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Three years on – mental health, early adolescence and the pandemic: What we know from the student perspective

Last Updated: May 27, 2022

Recorded: May 26, 2022 – 3:30-4:30pm

The mental health and well-being of children is top of mind as pandemic-related disruptions continue to impact children’s relationships and connections, engagement in activities and screen time, as well as their mental and physical health. These impacts are being experienced across children’s home, school and community environments. While the pandemic has impacted all children, not all children have been impacted equally. We have much more to learn about how the pandemic – and other societal influences – are shaping children’s health and well-being in middle childhood.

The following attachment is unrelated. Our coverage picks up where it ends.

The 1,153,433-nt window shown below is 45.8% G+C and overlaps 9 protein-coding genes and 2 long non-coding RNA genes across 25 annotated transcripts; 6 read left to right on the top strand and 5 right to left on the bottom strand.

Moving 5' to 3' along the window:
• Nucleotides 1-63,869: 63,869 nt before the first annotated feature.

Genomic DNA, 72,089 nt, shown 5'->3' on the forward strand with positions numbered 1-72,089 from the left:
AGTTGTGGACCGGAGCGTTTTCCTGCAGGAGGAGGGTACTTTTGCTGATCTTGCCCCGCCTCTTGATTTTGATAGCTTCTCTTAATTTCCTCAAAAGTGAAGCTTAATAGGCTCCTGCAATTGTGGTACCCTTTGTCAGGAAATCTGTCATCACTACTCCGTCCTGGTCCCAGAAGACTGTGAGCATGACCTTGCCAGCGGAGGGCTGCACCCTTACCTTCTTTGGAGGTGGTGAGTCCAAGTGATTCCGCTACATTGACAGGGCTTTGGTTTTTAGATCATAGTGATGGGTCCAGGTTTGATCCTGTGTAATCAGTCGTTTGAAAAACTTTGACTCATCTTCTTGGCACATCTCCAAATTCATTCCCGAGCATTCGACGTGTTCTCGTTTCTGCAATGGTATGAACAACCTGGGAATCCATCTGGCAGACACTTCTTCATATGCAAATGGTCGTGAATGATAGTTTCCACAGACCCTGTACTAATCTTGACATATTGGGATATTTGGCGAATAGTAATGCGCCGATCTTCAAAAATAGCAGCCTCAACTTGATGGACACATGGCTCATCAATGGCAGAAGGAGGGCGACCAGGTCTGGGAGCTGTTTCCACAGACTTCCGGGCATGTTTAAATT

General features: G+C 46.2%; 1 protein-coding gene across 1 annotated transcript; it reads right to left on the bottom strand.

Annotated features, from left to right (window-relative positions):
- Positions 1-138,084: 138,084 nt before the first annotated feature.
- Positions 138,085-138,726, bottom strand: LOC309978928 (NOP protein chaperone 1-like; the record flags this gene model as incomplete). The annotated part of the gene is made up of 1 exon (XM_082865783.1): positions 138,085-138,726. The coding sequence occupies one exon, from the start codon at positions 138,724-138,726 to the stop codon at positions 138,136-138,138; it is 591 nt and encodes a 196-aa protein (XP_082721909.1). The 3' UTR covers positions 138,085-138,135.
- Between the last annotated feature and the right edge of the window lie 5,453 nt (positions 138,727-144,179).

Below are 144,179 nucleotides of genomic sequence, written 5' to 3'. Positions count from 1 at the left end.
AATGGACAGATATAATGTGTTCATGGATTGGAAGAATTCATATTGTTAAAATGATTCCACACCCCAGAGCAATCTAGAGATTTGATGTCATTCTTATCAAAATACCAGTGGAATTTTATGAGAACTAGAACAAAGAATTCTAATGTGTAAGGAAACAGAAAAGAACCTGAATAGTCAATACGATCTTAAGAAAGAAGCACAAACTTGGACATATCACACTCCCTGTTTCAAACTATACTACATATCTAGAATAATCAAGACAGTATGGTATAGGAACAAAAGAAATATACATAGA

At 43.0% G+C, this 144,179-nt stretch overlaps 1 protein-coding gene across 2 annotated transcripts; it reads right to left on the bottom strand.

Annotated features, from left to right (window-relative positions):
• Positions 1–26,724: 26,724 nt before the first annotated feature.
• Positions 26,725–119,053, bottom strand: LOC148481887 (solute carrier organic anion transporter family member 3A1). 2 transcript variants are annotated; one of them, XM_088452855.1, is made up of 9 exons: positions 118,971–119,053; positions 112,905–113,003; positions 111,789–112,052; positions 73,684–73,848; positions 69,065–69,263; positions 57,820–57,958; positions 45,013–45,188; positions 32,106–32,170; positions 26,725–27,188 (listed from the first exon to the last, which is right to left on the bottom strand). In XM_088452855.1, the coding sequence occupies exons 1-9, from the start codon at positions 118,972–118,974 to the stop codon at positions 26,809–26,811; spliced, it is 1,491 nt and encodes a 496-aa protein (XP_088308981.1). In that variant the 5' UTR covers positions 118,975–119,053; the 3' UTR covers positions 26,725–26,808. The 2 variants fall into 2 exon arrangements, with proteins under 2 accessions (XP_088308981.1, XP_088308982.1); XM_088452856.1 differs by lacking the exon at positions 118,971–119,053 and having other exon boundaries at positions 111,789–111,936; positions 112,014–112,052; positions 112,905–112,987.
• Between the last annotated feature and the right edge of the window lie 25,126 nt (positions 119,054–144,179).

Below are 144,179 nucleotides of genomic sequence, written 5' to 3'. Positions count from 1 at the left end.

The Middle Years Development Instrument (MDI) data represent one of the most comprehensive population-based datasets about children in the middle years and early adolescence over time in Canada, providing information from the perspectives of children on their social and emotional competence, mental and physical health, and well-being, as well the assets in their lives, including connectedness to adults and peers, nutrition and sleep, and use of time after school. MDI data, gathered from BC students in grades 4-8 across over the past 10 years, supports strengths-based research into the differences that make a difference in the middle years.

 

Join Dr. Eva Oberle, lead for the MDI, with Dr. Kimberly Thomson and Randip Gill, as they share highlights from the latest MDI data and shed light on children’s well-being over time and, in particular, changes that have occurred during the current pandemic.